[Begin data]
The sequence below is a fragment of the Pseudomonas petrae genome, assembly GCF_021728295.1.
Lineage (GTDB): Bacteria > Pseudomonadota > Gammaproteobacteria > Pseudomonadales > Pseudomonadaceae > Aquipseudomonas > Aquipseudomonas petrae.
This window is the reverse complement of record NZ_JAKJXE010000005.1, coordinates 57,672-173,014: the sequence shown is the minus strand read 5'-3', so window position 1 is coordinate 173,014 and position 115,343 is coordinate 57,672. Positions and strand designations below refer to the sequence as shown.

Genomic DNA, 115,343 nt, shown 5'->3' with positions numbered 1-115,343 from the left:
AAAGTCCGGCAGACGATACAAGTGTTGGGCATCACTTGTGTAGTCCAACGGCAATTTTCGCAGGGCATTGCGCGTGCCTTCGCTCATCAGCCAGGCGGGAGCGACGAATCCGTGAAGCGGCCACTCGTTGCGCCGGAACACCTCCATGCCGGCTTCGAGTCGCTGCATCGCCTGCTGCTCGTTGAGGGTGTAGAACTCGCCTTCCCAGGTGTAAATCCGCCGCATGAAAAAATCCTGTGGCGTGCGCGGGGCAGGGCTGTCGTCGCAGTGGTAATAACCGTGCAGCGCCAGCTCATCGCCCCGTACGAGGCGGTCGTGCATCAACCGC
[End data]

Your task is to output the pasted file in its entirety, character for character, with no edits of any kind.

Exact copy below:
The sequence below is a fragment of the Pseudomonas petrae genome, assembly GCF_021728295.1.
Lineage (GTDB): Bacteria > Pseudomonadota > Gammaproteobacteria > Pseudomonadales > Pseudomonadaceae > Aquipseudomonas > Aquipseudomonas petrae.
This window is the reverse complement of record NZ_JAKJXE010000005.1, coordinates 57,672-173,014: the sequence shown is the minus strand read 5'-3', so window position 1 is coordinate 173,014 and position 115,343 is coordinate 57,672. Positions and strand designations below refer to the sequence as shown.

Genomic DNA, 115,343 nt, shown 5'->3' with positions numbered 1-115,343 from the left:
AAAGTCCGGCAGACGATACAAGTGTTGGGCATCACTTGTGTAGTCCAACGGCAATTTTCGCAGGGCATTGCGCGTGCCTTCGCTCATCAGCCAGGCGGGAGCGACGAATCCGTGAAGCGGCCACTCGTTGCGCCGGAACACCTCCATGCCGGCTTCGAGTCGCTGCATCGCCTGCTGCTCGTTGAGGGTGTAGAACTCGCCTTCCCAGGTGTAAATCCGCCGCATGAAAAAATCCTGTGGCGTGCGCGGGGCAGGGCTGTCGTCGCAGTGGTAATAACCGTGCAGCGCCAGCTCATCGCCCCGTACGAGGCGGTCGTGCATCAACCGC